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NetApp stokes midrange fires with new array

The FAS 3040 is a scaled down version of the 64-bit 3070 architecture; NetApp officials say more moves downmarket will follow.

Network Appliance Inc. (NetApp) has announced a new scaled down addition to its FAS3000 line of midrange storage area network (SAN) and network attached storage (NAS) boxes, and said more moves downmarket will follow as it continues to wrestle with EMC Corp. in the midrange.

The FAS 3040 is built using the same 64-bit controller as the FAS3070 introduced last October. The new box, which is priced starting at $83,000 for 2 terabytes (TB) of storage, scales up to 252 disk drives or 126 TB capacity and includes 16 embedded 4 Gbps Fibre Channel ports along with 8 GB cache. Customers will also be able to add 10 Gigabit Ethernet (GigE) adapter cards in the second half of this year. (By comparison, the 3070 starts at roughly $115,000 for a system with 1 TB of capacity, scales to 502 Fibre Channel or SATA disk drives, or a mix of both for a total of 252 TB, features 16 GB of cache memory and supports thirty-two 4 Gbps Fibre Channel ports or 32 GigE ports.

The chief differentiator between this product and other products in the FAS3000 series with similar capacities is the performance, according to NetApp's vice president of solutions marketing Patrick Rogers. The FAS3020 and 3050 are both based on an older controller introduced in May 2005, which uses a 32-bit operating system. The FAS3020 and 3050 will stay on the market, Rogers said. Users can upgrade between any FAS200 or 3000 model system, including the new systems, by swapping out controllers.

One NetApp user, Craig Vershon, IT infrastructure manager for Newfield Exploration Co., said he's waiting for the 10 GigE feature. "Right now we're trunking 1 Gbit pipes, which still doesn't get us as much throughput as we would like," he said. "We won't fill the whole 10 Gbits, but we do need a good chunk of it, and we're running out of plugs trying to do it with 1 Gbit wires."

Vershon, who is currently using the FAS3020, as well as FAS980 filers, said he doesn't have plans to upgrade to the new controllers right away, but within the next year will probably switch over, after 10 GigE becomes available. "In our industry we usually have to expand very quickly on short notice," he said, one of the reasons he picked NetApp because upgrading does not require switching out disks or migrating data.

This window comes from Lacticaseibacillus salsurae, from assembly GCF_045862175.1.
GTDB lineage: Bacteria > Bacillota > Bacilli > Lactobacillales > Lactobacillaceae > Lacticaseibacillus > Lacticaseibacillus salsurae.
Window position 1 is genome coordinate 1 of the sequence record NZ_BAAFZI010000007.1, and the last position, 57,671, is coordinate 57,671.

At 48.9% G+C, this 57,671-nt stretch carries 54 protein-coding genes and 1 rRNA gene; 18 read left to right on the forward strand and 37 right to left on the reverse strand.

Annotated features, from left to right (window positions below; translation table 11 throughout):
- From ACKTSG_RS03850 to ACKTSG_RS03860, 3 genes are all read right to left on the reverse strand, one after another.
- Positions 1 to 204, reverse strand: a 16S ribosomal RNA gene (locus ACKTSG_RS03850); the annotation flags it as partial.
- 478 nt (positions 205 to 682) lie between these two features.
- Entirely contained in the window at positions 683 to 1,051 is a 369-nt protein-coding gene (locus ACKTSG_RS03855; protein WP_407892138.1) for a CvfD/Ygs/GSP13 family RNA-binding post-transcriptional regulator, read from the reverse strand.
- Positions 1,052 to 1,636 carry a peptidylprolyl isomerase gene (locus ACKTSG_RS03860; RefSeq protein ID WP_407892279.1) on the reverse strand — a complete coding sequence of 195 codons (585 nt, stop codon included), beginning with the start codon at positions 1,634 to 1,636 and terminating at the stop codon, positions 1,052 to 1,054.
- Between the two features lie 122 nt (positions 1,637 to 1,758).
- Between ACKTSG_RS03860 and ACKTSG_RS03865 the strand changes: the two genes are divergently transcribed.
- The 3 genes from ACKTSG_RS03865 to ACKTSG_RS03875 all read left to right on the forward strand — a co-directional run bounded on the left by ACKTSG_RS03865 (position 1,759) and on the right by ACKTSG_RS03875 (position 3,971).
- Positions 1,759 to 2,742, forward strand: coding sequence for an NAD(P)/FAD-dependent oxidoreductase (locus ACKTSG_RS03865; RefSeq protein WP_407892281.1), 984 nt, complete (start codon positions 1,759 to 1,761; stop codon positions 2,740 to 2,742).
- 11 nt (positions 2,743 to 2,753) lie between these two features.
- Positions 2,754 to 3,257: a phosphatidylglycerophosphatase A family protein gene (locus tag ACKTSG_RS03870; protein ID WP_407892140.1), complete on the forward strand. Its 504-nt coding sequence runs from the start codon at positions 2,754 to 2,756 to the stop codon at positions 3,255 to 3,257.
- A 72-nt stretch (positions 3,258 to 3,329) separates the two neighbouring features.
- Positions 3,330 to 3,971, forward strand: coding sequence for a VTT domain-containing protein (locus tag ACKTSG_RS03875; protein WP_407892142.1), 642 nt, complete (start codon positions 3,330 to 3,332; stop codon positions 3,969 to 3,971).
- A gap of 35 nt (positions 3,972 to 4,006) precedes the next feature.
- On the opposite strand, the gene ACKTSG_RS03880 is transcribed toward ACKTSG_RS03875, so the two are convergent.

Vershon said he is eyeing the FAS6000 series to replace his older 980s, but will wait to see 10 GigE adapters become available for those systems before upgrading.

NetApp is slightly behind archrival EMC in announcing a variety of capacity models for newer, faster midrange disk systems. EMC currently offers four models of its 4 Gbps Fibre Channel boxes with PCI-Express, the CX3-20, CX3-40, CX3-80 and most recently, the CX3-10.

Rogers hinted that an equivalent to the CX3-10 will come out of the FAS3000 line in the coming months. "That's the next logical place we would go, and ultimately you'll see something like it, but that's not something we're ready to announce today," he said.

The 3040 is also available as a diskless V-series gateway, starting at $58,450 for a single controller system. The V-series can be used to make any disk subsystem, including, NetApp was quick to point out, an EMC Clariion, into a NetApp box and allow it to run NetApp's snapshot and mirroring software.

Users to benefit from increased competition

It's no secret in the industry that the already heated competition between EMC and NetApp has grown even more intense with NetApp's growth in the midrange SAN market since the introduction of the 3000 line, and in particular since NetApp began sniping at EMC on performance since the introduction of the 64-bit controller with the 3070 in October. (See EMC and NetApp duke it out in the midrange, Nov. 16). The 3000 line has become "the stalwart" among all of NetApp's storage offerings, with approximately 10,000 units shipped in the last 18 months, according to Rogers, who called it "the heart of our product line in terms of revenues."

But that's only part of the story, according to Brian Babineau, analyst with the Enterprise Strategy Group. "The real battle as far as NetApp is concerned is between the NetApp-IBM contingency and the EMC-Dell Inc. contingency, and it's international," he said, adding that NetApp's SAN growth is due at least in part to IBM giving it "data center level credibility" with its install base.

NetApp has also been reporting heady growth as a result of its development in the midrange space, which Babineau noted can't last forever. "Eventually the 30% to 40% top-line numbers are going to start to decline," he said. "They can't sustain that long term."

Babineau also said he doesn't envision a total takeover by NetApp in the midrange space, either. "NetApp has the momentum of the NAS/iSCSI growth market, but EMC is still strongest in Fibre Channel," he said. "And in the end, both NetApp and EMC are also battling with [Hewlett-Packard Co.] (HP) who also continues to be a leader in the midrange SAN market with the EVA."

The infighting over product features will continue to cause fireworks, Babineau predicted, but said the bottom line for users is that the continued fierce competition in this market will mean they have much more power to negotiate better pricing. "If customers are smart, they'll just play all three of these guys against each other to get the best deal," Babineau said.

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